As long-time readers know, I am not happy with My-Aramaic-Tattoo.com.
This sentiment I feel is re-enforced every once and a while when I get emails from individuals who have ordered from their website and wish to have their translations verified. Most of what I see are, in my opinion, what I’d call “dictionary translations” — that is to say, individual words that are looked up in a dictionary without a greater understanding of the language, itself to discern between forms.
As such, very much like with the “Tattoo eBook” they offer, I’ve seen rare forms of words that bear specific connotations, ambiguous forms of words that could mean one or another, words that are typeset in the scripts inappropriate to their dialect, etc.
This time, however, I have seen a translation that seems like a “dictionary translation” even moreso than before, because the manner in which it was executed was distinctly not what their customer had requested:
(Images utilized under the doctrine of Fair Use for critique and educational purposes.)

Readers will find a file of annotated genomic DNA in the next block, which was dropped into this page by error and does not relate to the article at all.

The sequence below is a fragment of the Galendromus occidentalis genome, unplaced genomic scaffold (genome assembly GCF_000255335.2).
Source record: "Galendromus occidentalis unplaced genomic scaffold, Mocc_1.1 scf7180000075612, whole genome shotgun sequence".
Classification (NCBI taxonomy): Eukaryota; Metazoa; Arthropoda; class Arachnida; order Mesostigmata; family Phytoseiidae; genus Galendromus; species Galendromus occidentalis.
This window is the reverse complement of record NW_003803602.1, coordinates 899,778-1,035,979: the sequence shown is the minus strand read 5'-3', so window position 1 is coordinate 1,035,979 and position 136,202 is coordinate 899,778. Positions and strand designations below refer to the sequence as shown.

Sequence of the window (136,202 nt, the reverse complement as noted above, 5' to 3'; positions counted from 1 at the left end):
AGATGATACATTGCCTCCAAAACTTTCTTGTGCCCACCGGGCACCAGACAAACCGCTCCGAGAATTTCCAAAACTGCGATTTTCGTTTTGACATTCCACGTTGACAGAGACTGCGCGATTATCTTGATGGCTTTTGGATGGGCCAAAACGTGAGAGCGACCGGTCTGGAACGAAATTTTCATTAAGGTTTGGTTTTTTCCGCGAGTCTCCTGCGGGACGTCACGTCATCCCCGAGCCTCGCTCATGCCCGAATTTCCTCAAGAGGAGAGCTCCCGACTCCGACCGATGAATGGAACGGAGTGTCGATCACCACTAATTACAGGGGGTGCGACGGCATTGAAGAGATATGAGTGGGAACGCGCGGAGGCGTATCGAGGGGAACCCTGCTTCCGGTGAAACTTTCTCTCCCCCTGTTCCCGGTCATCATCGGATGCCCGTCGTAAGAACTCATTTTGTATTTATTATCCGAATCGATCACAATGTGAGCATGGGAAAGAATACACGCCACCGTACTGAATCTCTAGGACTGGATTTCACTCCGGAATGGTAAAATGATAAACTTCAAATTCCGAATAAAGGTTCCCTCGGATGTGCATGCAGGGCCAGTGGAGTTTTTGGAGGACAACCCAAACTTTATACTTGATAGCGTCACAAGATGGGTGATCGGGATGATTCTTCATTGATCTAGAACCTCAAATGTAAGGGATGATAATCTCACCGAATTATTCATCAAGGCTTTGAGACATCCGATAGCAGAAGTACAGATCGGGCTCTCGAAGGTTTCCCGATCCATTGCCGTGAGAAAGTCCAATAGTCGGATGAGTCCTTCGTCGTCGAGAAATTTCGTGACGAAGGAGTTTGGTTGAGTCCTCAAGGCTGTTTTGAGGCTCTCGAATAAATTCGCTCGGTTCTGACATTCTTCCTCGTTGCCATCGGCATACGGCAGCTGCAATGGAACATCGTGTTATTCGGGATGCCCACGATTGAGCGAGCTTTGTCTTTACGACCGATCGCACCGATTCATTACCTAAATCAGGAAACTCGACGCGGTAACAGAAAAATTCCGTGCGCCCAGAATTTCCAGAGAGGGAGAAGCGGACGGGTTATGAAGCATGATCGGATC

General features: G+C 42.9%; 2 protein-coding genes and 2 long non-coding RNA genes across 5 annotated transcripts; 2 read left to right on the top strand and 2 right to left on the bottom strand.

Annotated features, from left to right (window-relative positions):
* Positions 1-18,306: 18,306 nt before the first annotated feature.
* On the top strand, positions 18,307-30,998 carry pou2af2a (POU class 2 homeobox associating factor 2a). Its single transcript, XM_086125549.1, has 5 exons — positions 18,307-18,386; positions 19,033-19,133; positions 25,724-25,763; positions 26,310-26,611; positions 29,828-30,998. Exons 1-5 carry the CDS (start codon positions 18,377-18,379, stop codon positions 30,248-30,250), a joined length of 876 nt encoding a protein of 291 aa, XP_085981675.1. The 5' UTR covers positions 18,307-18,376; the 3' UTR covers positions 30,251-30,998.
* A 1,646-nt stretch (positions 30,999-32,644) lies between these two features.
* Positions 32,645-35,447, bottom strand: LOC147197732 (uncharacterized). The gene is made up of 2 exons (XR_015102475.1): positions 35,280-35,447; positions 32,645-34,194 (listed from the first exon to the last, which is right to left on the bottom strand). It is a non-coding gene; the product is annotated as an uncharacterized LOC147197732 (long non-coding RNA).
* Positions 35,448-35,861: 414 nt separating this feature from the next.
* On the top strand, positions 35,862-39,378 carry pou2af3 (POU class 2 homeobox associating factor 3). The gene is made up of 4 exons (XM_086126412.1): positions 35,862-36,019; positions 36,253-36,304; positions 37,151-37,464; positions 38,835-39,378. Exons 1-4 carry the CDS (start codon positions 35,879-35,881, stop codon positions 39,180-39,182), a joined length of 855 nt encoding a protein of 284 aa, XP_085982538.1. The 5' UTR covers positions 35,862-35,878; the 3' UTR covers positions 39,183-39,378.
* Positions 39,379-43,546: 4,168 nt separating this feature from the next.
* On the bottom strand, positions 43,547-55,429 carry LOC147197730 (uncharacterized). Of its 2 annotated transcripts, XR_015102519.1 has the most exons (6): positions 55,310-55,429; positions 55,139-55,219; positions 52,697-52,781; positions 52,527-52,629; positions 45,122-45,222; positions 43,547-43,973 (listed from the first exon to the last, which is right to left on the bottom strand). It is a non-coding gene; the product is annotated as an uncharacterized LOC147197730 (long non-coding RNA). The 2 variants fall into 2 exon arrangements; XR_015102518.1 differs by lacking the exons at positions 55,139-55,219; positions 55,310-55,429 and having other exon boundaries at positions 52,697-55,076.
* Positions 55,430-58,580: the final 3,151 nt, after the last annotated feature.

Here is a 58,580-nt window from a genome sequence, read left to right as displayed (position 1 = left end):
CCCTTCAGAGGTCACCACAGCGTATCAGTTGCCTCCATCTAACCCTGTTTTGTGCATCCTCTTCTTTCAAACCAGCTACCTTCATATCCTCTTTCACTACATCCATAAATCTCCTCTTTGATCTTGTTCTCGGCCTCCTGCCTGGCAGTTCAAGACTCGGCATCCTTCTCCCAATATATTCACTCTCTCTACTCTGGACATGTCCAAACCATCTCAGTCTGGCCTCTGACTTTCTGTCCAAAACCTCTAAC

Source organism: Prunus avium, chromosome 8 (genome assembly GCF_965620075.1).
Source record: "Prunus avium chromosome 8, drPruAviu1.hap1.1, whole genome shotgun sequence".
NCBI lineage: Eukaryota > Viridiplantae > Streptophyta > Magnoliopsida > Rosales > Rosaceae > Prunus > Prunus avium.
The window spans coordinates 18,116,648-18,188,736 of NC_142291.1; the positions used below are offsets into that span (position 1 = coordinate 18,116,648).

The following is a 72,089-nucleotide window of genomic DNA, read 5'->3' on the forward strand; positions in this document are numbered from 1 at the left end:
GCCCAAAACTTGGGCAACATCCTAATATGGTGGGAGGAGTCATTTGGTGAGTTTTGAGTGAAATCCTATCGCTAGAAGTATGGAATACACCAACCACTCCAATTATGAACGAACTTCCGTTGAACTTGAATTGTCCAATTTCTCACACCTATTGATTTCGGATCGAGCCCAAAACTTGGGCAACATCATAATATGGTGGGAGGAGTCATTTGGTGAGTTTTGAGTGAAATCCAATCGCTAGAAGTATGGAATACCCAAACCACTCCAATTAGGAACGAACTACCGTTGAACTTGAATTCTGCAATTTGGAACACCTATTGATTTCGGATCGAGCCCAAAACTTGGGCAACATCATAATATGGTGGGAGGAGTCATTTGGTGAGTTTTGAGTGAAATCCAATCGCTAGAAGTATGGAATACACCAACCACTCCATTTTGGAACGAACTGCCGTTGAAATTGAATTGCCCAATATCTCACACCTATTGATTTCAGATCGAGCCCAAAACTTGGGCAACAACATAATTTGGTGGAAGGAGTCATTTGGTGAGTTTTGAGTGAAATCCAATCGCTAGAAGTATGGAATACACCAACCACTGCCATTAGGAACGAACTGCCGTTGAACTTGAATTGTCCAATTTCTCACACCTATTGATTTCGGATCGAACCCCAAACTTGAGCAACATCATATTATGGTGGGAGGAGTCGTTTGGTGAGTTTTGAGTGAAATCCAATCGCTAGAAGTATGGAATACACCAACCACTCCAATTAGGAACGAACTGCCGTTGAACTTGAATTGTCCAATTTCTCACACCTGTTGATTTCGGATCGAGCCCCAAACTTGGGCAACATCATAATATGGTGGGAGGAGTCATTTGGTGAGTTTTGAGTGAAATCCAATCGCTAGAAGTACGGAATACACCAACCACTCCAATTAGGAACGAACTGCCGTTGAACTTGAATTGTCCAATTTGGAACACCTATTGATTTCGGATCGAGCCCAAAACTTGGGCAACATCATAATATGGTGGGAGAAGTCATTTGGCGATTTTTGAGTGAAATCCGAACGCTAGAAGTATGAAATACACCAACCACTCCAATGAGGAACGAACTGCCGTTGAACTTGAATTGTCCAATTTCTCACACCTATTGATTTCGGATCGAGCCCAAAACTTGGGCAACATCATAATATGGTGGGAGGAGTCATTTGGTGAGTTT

I was told by the customer that they had requested, “Love to dance” but were instead, given the above.
It is simply the two words “love” (khuba) and “dancing” (reqda; both nouns) in Syriac, not the simple verbal phrase “love to dance”. Furthermore, instead of using the unambiguous word for “dance” (raqadutha ) they chose a word that could mean either “dancing” (reqda) or “dancer” (reqada) due to lack of disambiguating vowels.
If either of these words were to have been used in separate context, I would not find this odd at all. However, “love, dancing” is not the phrase that was requested (i.e. “love to dance”) to the point that their customer even noticed the disparity upon receipt of their order and decided to contact me.
NOTE: The Aramaic Blog is not affiliated with My-Aramaic-Tattoo. Statements about My-Aramaic-Tattoo and their services are opinions. Permission was granted by the customer to share their experience on The Aramaic Blog.
1) LS2 743
2) J. Payne-Smith 549.